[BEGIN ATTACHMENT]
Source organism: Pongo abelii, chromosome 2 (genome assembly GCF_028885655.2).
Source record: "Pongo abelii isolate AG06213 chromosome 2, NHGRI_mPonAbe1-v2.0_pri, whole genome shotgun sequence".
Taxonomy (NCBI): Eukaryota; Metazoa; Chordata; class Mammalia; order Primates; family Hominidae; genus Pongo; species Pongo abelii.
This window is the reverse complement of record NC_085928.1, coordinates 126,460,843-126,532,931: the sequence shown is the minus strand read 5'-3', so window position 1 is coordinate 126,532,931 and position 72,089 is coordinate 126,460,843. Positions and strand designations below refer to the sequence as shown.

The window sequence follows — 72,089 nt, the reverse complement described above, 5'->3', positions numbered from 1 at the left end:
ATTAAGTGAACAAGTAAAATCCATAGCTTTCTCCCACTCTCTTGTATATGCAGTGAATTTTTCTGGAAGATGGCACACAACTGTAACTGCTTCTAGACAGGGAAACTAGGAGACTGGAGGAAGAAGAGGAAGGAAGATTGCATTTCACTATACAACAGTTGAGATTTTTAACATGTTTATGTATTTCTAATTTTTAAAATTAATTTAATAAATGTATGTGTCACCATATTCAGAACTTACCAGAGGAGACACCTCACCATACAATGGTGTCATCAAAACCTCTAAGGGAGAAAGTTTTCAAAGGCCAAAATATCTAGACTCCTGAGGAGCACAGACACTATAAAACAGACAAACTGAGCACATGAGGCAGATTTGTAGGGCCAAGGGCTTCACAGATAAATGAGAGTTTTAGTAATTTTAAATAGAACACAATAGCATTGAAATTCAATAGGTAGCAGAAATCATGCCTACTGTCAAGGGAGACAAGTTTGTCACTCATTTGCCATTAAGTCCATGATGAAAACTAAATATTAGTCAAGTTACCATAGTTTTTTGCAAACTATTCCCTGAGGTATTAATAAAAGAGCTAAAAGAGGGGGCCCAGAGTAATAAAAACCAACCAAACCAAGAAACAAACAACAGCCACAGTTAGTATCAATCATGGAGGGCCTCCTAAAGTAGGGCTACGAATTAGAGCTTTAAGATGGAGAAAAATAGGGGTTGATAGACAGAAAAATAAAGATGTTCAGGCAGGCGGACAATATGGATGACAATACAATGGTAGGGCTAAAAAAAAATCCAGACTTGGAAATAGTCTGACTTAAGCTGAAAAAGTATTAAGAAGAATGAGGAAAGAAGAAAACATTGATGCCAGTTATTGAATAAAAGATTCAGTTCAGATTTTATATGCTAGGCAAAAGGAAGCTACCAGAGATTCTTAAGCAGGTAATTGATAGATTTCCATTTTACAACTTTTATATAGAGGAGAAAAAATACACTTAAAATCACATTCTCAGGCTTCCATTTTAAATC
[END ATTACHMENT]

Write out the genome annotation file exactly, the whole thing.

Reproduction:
Source organism: Pongo abelii, chromosome 2 (genome assembly GCF_028885655.2).
Source record: "Pongo abelii isolate AG06213 chromosome 2, NHGRI_mPonAbe1-v2.0_pri, whole genome shotgun sequence".
Taxonomy (NCBI): Eukaryota; Metazoa; Chordata; class Mammalia; order Primates; family Hominidae; genus Pongo; species Pongo abelii.
This window is the reverse complement of record NC_085928.1, coordinates 126,460,843-126,532,931: the sequence shown is the minus strand read 5'-3', so window position 1 is coordinate 126,532,931 and position 72,089 is coordinate 126,460,843. Positions and strand designations below refer to the sequence as shown.

The window sequence follows — 72,089 nt, the reverse complement described above, 5'->3', positions numbered from 1 at the left end:
ATTAAGTGAACAAGTAAAATCCATAGCTTTCTCCCACTCTCTTGTATATGCAGTGAATTTTTCTGGAAGATGGCACACAACTGTAACTGCTTCTAGACAGGGAAACTAGGAGACTGGAGGAAGAAGAGGAAGGAAGATTGCATTTCACTATACAACAGTTGAGATTTTTAACATGTTTATGTATTTCTAATTTTTAAAATTAATTTAATAAATGTATGTGTCACCATATTCAGAACTTACCAGAGGAGACACCTCACCATACAATGGTGTCATCAAAACCTCTAAGGGAGAAAGTTTTCAAAGGCCAAAATATCTAGACTCCTGAGGAGCACAGACACTATAAAACAGACAAACTGAGCACATGAGGCAGATTTGTAGGGCCAAGGGCTTCACAGATAAATGAGAGTTTTAGTAATTTTAAATAGAACACAATAGCATTGAAATTCAATAGGTAGCAGAAATCATGCCTACTGTCAAGGGAGACAAGTTTGTCACTCATTTGCCATTAAGTCCATGATGAAAACTAAATATTAGTCAAGTTACCATAGTTTTTTGCAAACTATTCCCTGAGGTATTAATAAAAGAGCTAAAAGAGGGGGCCCAGAGTAATAAAAACCAACCAAACCAAGAAACAAACAACAGCCACAGTTAGTATCAATCATGGAGGGCCTCCTAAAGTAGGGCTACGAATTAGAGCTTTAAGATGGAGAAAAATAGGGGTTGATAGACAGAAAAATAAAGATGTTCAGGCAGGCGGACAATATGGATGACAATACAATGGTAGGGCTAAAAAAAAATCCAGACTTGGAAATAGTCTGACTTAAGCTGAAAAAGTATTAAGAAGAATGAGGAAAGAAGAAAACATTGATGCCAGTTATTGAATAAAAGATTCAGTTCAGATTTTATATGCTAGGCAAAAGGAAGCTACCAGAGATTCTTAAGCAGGTAATTGATAGATTTCCATTTTACAACTTTTATATAGAGGAGAAAAAATACACTTAAAATCACATTCTCAGGCTTCCATTTTAAATC